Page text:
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HUAWEI Firewall Comprehensive Configuration Examples

This document describes the application scenarios and configuration methods in typical projects of the firewall.
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Huawei uses machine translation combined with human proofreading to translate this document to different languages in order to help you better understand the content of this document. Note: Even the most advanced machine translation cannot match the quality of professional translators. Huawei shall not bear any responsibility for translation accuracy and it is recommended that you refer to the English document (a link for which has been provided).
Solution Overview

Solution Overview

Introduction to Enterprise Campus Networks

An enterprise campus network is an intranet of an enterprise or organization. Its routing structure is managed by the enterprise or organization. The network interworks with the WAN and the data center. Partners, mobile employees, and guests access the enterprise intranet through the VPN, WAN or Internet.

An enterprise campus network is general a non-profiting network with a high user density where large quantities of terminals and users concentrate in limited space. The major concerns of an enterprise campus network are availability, ease of use, ease of deployment, and ease of maintenance. Therefore, the topology of enterprise campus networks is mostly a star structure. The ring structure is not often used (ring structures are usually used in the MAN and backbone networks of carriers to save fiber resources).

Figure 5-1 shows the architecture of of an enterprise network. For traffic originating from intranet users to arrive at the Internet, the traffic needs to pass through the Layer-3 aggregation switch, Layer-3 core switch, and gateway.

Enterprise employees are in different departments based on their business lines. The network must ensure normal Internet access for internal users and keep them secure from attacks. On this basis, Internet access privileges and traffic restrictions must also be defined for the different departments. In addition, branch and travelling employees must be able to access the central network for business communication and resource sharing.

Figure 5-1  Networking of an enterprise network

  • Access layer

    The access layer is normally made up of Ethernet switches. It connects various terminals to the campus network. For some terminals, it may be necessary to add specific access devices, for example, APs for wireless access and IADs for POTS access.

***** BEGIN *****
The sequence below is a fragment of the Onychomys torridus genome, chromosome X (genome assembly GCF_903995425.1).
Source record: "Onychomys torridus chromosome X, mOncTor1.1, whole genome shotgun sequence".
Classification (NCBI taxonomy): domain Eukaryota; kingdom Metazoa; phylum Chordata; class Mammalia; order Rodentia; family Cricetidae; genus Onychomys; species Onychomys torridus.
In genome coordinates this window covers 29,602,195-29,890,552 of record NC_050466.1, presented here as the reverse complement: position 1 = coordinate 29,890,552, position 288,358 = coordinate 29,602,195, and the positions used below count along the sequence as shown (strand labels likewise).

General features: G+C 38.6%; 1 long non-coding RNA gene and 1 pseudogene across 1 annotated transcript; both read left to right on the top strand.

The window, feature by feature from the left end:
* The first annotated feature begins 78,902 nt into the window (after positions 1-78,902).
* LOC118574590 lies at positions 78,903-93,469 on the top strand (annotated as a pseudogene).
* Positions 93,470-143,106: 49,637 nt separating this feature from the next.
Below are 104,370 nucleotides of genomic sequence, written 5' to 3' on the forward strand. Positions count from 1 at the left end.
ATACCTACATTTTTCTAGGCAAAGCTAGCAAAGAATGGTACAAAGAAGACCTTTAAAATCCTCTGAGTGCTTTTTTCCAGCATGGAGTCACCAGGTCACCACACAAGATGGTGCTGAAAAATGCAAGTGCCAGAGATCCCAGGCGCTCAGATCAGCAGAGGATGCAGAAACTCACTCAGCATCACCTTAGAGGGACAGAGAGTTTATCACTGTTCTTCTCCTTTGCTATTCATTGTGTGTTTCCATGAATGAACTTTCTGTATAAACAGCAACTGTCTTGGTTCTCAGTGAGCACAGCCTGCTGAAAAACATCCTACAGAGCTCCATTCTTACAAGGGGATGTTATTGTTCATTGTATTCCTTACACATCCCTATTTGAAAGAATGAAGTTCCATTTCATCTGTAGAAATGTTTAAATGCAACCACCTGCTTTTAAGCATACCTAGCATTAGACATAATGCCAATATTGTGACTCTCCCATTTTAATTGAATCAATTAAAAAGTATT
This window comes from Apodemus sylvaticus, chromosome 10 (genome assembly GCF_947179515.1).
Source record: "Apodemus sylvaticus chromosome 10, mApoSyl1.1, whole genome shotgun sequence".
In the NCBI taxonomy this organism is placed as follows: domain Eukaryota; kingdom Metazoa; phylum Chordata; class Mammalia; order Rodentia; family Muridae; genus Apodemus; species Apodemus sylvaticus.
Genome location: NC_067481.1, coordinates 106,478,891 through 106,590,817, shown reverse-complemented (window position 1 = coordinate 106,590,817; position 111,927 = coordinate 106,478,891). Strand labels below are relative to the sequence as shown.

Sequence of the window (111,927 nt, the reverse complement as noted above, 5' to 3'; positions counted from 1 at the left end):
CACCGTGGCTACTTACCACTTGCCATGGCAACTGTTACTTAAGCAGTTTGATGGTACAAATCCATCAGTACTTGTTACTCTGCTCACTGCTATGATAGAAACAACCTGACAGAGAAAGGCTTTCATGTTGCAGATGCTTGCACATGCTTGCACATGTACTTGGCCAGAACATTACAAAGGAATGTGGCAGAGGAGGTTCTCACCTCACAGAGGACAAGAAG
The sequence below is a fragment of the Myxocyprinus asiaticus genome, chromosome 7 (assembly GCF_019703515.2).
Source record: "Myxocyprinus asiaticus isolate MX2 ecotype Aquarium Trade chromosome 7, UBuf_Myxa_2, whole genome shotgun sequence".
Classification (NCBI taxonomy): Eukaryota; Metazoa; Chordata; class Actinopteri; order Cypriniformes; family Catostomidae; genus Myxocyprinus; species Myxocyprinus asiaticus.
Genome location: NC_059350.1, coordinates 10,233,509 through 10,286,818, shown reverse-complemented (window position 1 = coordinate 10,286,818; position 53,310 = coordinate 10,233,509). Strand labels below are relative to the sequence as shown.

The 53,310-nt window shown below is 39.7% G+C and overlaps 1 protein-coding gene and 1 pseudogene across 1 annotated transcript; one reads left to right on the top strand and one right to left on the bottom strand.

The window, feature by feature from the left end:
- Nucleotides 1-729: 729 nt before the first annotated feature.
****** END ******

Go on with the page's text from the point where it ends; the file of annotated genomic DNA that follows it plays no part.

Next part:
• Aggregation layer

    Traffic of the access devices and users converges at the aggregation layer and is then forwarded to the core layer. The aggregation layer increases the quantity of users who can access the core layer.

  • Core layer

    The core layer is responsible for the high-speed interworking of the entire campus network. Specific services are generally not deployed here. The core network must ensure high bandwidth efficiency and quick failure convergence.

  • Enterprise campus egress

    The enterprise campus egress is a border between the enterprise campus network and the public extranet. Internal users of the campus network are connected to the public network through an edge network. Extranet users (including customers, partners, branches, and remote users) also access the internal network through the edge network.

  • Data center

    The data center is the area where servers and application systems are deployed. The data center provides data and application services for internal and external users.

  • Network management center

    The network management center is the area where the network, servers, and applications systems are managed. It provides fault management, configuration management, performance management, and security management.

Application of FWs at the Egress of an Enterprise Campus Network

The FW generally serves as an egress gateway of an enterprise campus network. It provides the following features:

  • Hot standby

    To improve network availability, two FWs can be deployed at the egress of the enterprise campus network in hot standby mode. When the link of the active FW fails, traffic on the network is switched to the standby FW to ensure normal communication of the intranet and extranet.

  • NAT

    Because public IPv4 addresses are limited, private addresses are allocated for intranet use, and public addresses are normally not allocated. Therefore, when an internal user needs to access the Internet, address translation is required. The FW is deployed at the egress of the intranet to the Internet to provide NAT functions.

  • Security defense

    The FW provides attach defense to protect the enterprise network against external attacks.

  • Content security

    The FW provides intrusion prevention, antivirus, and URL filtering functions to ensure a green environment for the intranet.

  • Bandwidth management

    The FW provides bandwidth management. It identifies traffic based on the application or user and applies traffic-based control.

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Updated: 2019-01-26

Document ID: EDOC1100062972

Views: 19047

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